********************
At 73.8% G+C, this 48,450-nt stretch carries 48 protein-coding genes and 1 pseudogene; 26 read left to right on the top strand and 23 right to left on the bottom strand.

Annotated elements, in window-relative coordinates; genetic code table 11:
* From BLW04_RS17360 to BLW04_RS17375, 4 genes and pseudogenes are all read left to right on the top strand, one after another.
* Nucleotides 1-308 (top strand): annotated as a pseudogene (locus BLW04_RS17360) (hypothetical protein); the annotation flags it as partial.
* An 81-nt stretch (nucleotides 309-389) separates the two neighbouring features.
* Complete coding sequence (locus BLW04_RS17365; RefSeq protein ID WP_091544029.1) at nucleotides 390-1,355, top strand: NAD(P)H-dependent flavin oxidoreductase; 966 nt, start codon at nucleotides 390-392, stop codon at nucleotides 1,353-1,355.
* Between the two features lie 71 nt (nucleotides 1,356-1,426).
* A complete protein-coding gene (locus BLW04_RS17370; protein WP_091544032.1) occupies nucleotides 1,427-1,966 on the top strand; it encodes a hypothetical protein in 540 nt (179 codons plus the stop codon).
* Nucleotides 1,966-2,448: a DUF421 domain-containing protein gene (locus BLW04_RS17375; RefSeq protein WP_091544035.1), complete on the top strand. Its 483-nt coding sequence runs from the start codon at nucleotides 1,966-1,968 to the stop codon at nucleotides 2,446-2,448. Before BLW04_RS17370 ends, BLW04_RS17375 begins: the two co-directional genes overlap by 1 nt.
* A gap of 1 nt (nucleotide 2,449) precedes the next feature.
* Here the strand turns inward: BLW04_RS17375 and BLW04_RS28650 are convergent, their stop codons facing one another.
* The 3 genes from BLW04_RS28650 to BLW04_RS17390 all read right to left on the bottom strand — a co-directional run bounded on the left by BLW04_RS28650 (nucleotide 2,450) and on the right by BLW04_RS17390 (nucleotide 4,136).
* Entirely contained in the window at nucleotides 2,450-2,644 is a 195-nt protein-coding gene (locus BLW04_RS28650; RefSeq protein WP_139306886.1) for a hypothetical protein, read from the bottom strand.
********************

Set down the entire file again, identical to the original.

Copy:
At 73.8% G+C, this 48,450-nt stretch carries 48 protein-coding genes and 1 pseudogene; 26 read left to right on the top strand and 23 right to left on the bottom strand.

Annotated elements, in window-relative coordinates; genetic code table 11:
* From BLW04_RS17360 to BLW04_RS17375, 4 genes and pseudogenes are all read left to right on the top strand, one after another.
* Nucleotides 1-308 (top strand): annotated as a pseudogene (locus BLW04_RS17360) (hypothetical protein); the annotation flags it as partial.
* An 81-nt stretch (nucleotides 309-389) separates the two neighbouring features.
* Complete coding sequence (locus BLW04_RS17365; RefSeq protein ID WP_091544029.1) at nucleotides 390-1,355, top strand: NAD(P)H-dependent flavin oxidoreductase; 966 nt, start codon at nucleotides 390-392, stop codon at nucleotides 1,353-1,355.
* Between the two features lie 71 nt (nucleotides 1,356-1,426).
* A complete protein-coding gene (locus BLW04_RS17370; protein WP_091544032.1) occupies nucleotides 1,427-1,966 on the top strand; it encodes a hypothetical protein in 540 nt (179 codons plus the stop codon).
* Nucleotides 1,966-2,448: a DUF421 domain-containing protein gene (locus BLW04_RS17375; RefSeq protein WP_091544035.1), complete on the top strand. Its 483-nt coding sequence runs from the start codon at nucleotides 1,966-1,968 to the stop codon at nucleotides 2,446-2,448. Before BLW04_RS17370 ends, BLW04_RS17375 begins: the two co-directional genes overlap by 1 nt.
* A gap of 1 nt (nucleotide 2,449) precedes the next feature.
* Here the strand turns inward: BLW04_RS17375 and BLW04_RS28650 are convergent, their stop codons facing one another.
* The 3 genes from BLW04_RS28650 to BLW04_RS17390 all read right to left on the bottom strand — a co-directional run bounded on the left by BLW04_RS28650 (nucleotide 2,450) and on the right by BLW04_RS17390 (nucleotide 4,136).
* Entirely contained in the window at nucleotides 2,450-2,644 is a 195-nt protein-coding gene (locus BLW04_RS28650; RefSeq protein WP_139306886.1) for a hypothetical protein, read from the bottom strand.